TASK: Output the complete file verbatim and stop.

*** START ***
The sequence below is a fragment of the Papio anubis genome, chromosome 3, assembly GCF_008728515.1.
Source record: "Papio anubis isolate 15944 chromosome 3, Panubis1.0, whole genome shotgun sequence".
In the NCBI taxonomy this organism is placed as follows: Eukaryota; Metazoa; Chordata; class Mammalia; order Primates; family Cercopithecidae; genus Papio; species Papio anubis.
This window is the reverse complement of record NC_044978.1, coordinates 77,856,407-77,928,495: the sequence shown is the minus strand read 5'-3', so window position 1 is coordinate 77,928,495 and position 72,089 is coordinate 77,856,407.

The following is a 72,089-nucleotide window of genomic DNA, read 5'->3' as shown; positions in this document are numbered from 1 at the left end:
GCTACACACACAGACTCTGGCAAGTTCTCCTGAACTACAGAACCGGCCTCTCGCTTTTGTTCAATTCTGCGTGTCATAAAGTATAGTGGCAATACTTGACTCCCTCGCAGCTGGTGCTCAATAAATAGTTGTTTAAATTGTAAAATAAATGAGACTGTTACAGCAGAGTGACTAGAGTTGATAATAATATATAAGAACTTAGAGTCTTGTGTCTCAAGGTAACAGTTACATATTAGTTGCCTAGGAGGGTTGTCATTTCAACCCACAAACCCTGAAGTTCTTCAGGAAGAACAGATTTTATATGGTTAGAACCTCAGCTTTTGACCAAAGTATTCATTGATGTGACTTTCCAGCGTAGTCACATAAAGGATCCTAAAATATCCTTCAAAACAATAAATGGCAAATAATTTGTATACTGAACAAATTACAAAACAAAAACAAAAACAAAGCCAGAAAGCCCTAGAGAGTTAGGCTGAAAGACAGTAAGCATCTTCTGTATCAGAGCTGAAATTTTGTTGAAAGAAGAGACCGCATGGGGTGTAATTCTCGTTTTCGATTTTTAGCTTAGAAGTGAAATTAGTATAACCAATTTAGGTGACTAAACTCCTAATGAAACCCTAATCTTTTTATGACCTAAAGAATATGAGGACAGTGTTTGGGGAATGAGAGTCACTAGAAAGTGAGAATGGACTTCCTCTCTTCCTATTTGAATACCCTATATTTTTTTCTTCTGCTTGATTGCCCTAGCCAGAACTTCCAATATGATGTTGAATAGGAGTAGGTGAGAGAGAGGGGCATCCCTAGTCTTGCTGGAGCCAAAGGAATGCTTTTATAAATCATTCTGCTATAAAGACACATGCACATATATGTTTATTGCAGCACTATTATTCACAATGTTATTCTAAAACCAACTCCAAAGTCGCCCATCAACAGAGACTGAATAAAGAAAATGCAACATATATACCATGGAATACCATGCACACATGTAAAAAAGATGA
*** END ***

The sequence below is a fragment of the Papio anubis genome, chromosome 3, assembly GCF_008728515.1.
Source record: "Papio anubis isolate 15944 chromosome 3, Panubis1.0, whole genome shotgun sequence".
In the NCBI taxonomy this organism is placed as follows: Eukaryota; Metazoa; Chordata; class Mammalia; order Primates; family Cercopithecidae; genus Papio; species Papio anubis.
This window is the reverse complement of record NC_044978.1, coordinates 77,856,407-77,928,495: the sequence shown is the minus strand read 5'-3', so window position 1 is coordinate 77,928,495 and position 72,089 is coordinate 77,856,407.

The following is a 72,089-nucleotide window of genomic DNA, read 5'->3' as shown; positions in this document are numbered from 1 at the left end:
GCTACACACACAGACTCTGGCAAGTTCTCCTGAACTACAGAACCGGCCTCTCGCTTTTGTTCAATTCTGCGTGTCATAAAGTATAGTGGCAATACTTGACTCCCTCGCAGCTGGTGCTCAATAAATAGTTGTTTAAATTGTAAAATAAATGAGACTGTTACAGCAGAGTGACTAGAGTTGATAATAATATATAAGAACTTAGAGTCTTGTGTCTCAAGGTAACAGTTACATATTAGTTGCCTAGGAGGGTTGTCATTTCAACCCACAAACCCTGAAGTTCTTCAGGAAGAACAGATTTTATATGGTTAGAACCTCAGCTTTTGACCAAAGTATTCATTGATGTGACTTTCCAGCGTAGTCACATAAAGGATCCTAAAATATCCTTCAAAACAATAAATGGCAAATAATTTGTATACTGAACAAATTACAAAACAAAAACAAAAACAAAGCCAGAAAGCCCTAGAGAGTTAGGCTGAAAGACAGTAAGCATCTTCTGTATCAGAGCTGAAATTTTGTTGAAAGAAGAGACCGCATGGGGTGTAATTCTCGTTTTCGATTTTTAGCTTAGAAGTGAAATTAGTATAACCAATTTAGGTGACTAAACTCCTAATGAAACCCTAATCTTTTTATGACCTAAAGAATATGAGGACAGTGTTTGGGGAATGAGAGTCACTAGAAAGTGAGAATGGACTTCCTCTCTTCCTATTTGAATACCCTATATTTTTTTCTTCTGCTTGATTGCCCTAGCCAGAACTTCCAATATGATGTTGAATAGGAGTAGGTGAGAGAGAGGGGCATCCCTAGTCTTGCTGGAGCCAAAGGAATGCTTTTATAAATCATTCTGCTATAAAGACACATGCACATATATGTTTATTGCAGCACTATTATTCACAATGTTATTCTAAAACCAACTCCAAAGTCGCCCATCAACAGAGACTGAATAAAGAAAATGCAACATATATACCATGGAATACCATGCACACATGTAAAAAAGATGA